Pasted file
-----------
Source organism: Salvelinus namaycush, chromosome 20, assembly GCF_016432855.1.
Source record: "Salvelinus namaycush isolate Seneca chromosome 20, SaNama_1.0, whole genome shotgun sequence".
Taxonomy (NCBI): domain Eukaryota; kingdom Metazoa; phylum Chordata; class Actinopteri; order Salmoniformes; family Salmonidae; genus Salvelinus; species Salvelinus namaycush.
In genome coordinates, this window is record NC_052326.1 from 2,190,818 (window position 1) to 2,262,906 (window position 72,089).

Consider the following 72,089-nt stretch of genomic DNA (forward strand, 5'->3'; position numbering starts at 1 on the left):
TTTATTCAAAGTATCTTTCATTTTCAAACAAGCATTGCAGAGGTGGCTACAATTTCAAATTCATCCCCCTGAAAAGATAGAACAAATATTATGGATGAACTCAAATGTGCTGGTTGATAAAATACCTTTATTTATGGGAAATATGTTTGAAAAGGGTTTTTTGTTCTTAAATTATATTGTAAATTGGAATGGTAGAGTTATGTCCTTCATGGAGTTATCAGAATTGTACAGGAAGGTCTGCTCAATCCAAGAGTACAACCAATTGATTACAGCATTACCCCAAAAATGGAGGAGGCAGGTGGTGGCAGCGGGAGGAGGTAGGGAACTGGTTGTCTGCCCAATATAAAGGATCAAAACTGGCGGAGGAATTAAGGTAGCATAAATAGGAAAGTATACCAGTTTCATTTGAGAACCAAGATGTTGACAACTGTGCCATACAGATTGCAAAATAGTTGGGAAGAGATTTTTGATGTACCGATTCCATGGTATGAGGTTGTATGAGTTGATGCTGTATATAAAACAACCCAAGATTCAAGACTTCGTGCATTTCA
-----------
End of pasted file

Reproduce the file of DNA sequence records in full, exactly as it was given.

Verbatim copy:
Source organism: Salvelinus namaycush, chromosome 20, assembly GCF_016432855.1.
Source record: "Salvelinus namaycush isolate Seneca chromosome 20, SaNama_1.0, whole genome shotgun sequence".
Taxonomy (NCBI): domain Eukaryota; kingdom Metazoa; phylum Chordata; class Actinopteri; order Salmoniformes; family Salmonidae; genus Salvelinus; species Salvelinus namaycush.
In genome coordinates, this window is record NC_052326.1 from 2,190,818 (window position 1) to 2,262,906 (window position 72,089).

Consider the following 72,089-nt stretch of genomic DNA (forward strand, 5'->3'; position numbering starts at 1 on the left):
TTTATTCAAAGTATCTTTCATTTTCAAACAAGCATTGCAGAGGTGGCTACAATTTCAAATTCATCCCCCTGAAAAGATAGAACAAATATTATGGATGAACTCAAATGTGCTGGTTGATAAAATACCTTTATTTATGGGAAATATGTTTGAAAAGGGTTTTTTGTTCTTAAATTATATTGTAAATTGGAATGGTAGAGTTATGTCCTTCATGGAGTTATCAGAATTGTACAGGAAGGTCTGCTCAATCCAAGAGTACAACCAATTGATTACAGCATTACCCCAAAAATGGAGGAGGCAGGTGGTGGCAGCGGGAGGAGGTAGGGAACTGGTTGTCTGCCCAATATAAAGGATCAAAACTGGCGGAGGAATTAAGGTAGCATAAATAGGAAAGTATACCAGTTTCATTTGAGAACCAAGATGTTGACAACTGTGCCATACAGATTGCAAAATAGTTGGGAAGAGATTTTTGATGTACCGATTCCATGGTATGAGGTTGTATGAGTTGATGCTGTATATAAAACAACCCAAGATTCAAGACTTCGTGCATTTCA